Iran’s treatment of Elnaz Rekabi follows a pattern


After Iranian climber Elnaz Rekabi competed in South Korea without a headscarf, athletes who had previously challenged the country’s theocratic regime braced themselves for what was to come. The meaning of his act was clear.

Apprehensions grew when Rekabi briefly appeared to miss; her friends mentioned that they had trouble contacting her. Then a strange Instagram post attributed to her emerged explaining that her hijab had inadvertently fallen off. When she landed in Iran early Wednesday, she was greeted by crowds hailing her decision to compete without the hijab. But Rekabi’s remarks at the airport repeated the stilted explanation of his transgression, widely believed to have been committed under duress.

Iranian athlete Elnaz Rekabi competes in the women’s Boulder & Lead final during the IFSC Asian Climbing Championships, in Seoul on October 16, 2022.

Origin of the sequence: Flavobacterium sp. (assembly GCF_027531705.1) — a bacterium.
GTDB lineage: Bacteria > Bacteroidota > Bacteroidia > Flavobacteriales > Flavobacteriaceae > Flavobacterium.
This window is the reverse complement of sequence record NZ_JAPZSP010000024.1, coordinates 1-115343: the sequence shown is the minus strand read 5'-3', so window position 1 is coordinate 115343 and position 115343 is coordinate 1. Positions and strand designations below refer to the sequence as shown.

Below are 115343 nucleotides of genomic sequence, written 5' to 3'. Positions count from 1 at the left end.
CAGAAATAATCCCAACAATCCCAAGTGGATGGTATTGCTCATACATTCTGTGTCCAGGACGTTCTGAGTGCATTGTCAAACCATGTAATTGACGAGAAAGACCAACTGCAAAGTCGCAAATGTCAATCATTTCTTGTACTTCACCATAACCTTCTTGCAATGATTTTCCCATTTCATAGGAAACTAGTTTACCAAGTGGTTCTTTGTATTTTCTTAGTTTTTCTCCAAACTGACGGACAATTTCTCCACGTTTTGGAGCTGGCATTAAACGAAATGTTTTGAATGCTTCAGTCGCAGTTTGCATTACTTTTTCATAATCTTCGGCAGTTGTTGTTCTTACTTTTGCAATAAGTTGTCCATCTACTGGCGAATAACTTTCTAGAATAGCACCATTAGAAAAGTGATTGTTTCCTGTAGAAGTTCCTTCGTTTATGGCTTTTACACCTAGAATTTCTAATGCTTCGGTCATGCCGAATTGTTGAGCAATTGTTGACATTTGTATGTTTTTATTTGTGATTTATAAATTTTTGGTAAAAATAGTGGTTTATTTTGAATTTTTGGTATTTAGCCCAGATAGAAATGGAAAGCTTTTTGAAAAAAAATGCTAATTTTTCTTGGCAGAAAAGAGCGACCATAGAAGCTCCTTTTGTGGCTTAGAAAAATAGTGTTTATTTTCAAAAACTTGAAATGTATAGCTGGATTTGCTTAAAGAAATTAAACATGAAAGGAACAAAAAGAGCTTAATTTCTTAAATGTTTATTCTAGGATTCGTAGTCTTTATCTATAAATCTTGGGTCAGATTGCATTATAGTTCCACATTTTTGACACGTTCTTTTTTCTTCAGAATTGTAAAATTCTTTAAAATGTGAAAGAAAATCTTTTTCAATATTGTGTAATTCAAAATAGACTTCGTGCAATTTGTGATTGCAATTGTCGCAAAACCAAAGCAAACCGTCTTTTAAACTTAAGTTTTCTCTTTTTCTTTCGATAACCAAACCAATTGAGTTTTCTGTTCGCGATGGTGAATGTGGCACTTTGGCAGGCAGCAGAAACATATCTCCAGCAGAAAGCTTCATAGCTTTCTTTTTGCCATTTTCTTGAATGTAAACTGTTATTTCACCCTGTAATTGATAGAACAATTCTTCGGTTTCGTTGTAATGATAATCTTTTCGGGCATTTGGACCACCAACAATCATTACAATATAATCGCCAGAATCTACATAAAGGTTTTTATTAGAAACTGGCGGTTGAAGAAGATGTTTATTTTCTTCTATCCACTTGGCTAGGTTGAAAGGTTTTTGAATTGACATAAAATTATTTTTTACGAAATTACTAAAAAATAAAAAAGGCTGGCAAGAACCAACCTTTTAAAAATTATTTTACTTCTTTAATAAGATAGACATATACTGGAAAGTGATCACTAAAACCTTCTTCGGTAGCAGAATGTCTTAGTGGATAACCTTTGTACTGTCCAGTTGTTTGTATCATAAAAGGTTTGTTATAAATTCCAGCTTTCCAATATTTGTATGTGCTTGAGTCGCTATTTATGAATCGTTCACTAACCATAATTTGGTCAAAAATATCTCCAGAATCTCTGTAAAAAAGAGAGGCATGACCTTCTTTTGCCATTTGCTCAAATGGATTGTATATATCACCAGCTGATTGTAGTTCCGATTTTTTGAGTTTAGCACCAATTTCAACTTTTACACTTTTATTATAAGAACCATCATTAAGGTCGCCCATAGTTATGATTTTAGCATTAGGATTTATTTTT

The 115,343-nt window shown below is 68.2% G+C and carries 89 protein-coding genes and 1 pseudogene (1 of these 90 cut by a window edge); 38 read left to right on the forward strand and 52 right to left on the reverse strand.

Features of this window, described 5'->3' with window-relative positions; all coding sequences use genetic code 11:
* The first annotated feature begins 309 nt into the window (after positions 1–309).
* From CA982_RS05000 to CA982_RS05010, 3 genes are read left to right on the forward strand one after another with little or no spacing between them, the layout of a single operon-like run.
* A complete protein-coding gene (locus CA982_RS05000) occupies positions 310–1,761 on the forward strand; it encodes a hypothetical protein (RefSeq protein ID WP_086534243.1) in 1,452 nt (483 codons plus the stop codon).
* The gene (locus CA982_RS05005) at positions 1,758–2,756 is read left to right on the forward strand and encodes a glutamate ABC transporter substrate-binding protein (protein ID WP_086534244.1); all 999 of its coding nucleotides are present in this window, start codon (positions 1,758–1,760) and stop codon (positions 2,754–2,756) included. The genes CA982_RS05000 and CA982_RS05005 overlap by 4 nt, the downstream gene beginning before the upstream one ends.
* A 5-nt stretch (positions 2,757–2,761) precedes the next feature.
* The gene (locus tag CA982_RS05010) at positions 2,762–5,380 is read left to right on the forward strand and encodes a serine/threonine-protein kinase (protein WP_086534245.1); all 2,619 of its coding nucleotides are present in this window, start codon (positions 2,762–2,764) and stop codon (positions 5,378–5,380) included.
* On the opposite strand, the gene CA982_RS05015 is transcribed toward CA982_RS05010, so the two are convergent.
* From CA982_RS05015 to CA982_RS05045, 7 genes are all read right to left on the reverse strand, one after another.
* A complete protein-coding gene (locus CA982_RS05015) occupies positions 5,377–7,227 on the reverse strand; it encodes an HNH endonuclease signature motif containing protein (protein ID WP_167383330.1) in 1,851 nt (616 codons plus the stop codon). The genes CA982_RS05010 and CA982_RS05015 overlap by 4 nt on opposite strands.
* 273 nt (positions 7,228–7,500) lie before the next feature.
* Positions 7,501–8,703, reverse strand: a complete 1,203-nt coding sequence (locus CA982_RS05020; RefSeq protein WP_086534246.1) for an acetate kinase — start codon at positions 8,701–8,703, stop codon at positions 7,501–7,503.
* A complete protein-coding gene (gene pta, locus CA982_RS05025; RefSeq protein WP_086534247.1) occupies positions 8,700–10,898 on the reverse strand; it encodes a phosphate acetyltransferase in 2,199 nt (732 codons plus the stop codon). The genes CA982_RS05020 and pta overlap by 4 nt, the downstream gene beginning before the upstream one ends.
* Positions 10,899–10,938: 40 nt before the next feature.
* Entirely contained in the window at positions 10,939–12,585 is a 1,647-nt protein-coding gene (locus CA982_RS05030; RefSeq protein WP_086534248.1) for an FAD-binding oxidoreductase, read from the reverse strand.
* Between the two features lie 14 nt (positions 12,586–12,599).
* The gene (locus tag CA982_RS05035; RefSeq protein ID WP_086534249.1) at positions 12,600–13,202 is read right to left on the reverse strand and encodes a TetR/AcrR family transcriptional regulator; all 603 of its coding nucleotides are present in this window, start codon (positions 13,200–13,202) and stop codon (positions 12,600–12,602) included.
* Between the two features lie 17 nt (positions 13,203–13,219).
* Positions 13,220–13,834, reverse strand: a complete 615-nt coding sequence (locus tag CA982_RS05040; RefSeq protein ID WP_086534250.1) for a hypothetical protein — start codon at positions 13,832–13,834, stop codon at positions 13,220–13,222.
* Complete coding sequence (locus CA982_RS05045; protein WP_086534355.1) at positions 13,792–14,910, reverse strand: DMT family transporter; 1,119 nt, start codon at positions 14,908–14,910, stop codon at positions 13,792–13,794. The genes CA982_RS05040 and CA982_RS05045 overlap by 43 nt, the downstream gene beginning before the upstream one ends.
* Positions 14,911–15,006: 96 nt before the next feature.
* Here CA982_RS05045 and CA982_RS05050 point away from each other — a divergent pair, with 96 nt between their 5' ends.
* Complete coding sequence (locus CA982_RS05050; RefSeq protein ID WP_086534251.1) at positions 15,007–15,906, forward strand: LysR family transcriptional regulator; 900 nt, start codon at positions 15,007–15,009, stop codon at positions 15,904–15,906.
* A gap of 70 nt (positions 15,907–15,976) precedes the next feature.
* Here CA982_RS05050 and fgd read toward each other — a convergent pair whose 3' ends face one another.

Rhea Khang – International Sport Climbing Federation / AP

The flashpoint with Rekabi is another incident fueling nationwide protests that were first sparked by the death of Mahsa Amini in the custody of vice police; she was arrested for “inappropriate hijab”. Rekabi’s decision to compete without her hijab and the reasoning that her actions were not an act of protest fits into the pattern that many Iranian athletes and protesters say they faced when authorities intervened. ‘State. Other athletes who have fled Iran for political reasons note that authorities are quick to harass their family members and pressure individuals to make forced confessions. Iranian female athletes in particular have been punished and closely monitored regarding their sexuality, social media activity and whether or not they wear the hijab.